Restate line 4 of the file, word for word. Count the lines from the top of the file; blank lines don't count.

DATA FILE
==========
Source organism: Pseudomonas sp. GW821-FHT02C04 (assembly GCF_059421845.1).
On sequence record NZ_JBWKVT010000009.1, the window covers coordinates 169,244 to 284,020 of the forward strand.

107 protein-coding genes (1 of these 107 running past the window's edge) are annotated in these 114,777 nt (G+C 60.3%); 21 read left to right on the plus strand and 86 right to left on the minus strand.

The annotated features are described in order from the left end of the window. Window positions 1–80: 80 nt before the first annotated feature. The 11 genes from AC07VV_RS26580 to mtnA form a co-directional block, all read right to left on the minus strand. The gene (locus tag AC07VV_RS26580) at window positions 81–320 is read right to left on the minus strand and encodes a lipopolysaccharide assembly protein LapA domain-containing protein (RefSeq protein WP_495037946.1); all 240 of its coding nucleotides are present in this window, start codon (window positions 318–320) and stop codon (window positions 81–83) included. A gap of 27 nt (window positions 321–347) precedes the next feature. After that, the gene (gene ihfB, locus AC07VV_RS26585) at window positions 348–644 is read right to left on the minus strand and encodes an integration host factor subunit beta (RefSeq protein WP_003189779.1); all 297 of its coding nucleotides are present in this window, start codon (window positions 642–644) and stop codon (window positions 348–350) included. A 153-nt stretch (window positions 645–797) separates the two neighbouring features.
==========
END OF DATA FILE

The annotated features are described in order from the left end of the window. Window positions 1–80: 80 nt before the first annotated feature. The 11 genes from AC07VV_RS26580 to mtnA form a co-directional block, all read right to left on the minus strand. The gene (locus tag AC07VV_RS26580) at window positions 81–320 is read right to left on the minus strand and encodes a lipopolysaccharide assembly protein LapA domain-containing protein (RefSeq protein WP_495037946.1); all 240 of its coding nucleotides are present in this window, start codon (window positions 318–320) and stop codon (window positions 81–83) included. A gap of 27 nt (window positions 321–347) precedes the next feature. After that, the gene (gene ihfB, locus AC07VV_RS26585) at window positions 348–644 is read right to left on the minus strand and encodes an integration host factor subunit beta (RefSeq protein WP_003189779.1); all 297 of its coding nucleotides are present in this window, start codon (window positions 642–644) and stop codon (window positions 348–350) included. A 153-nt stretch (window positions 645–797) separates the two neighbouring features.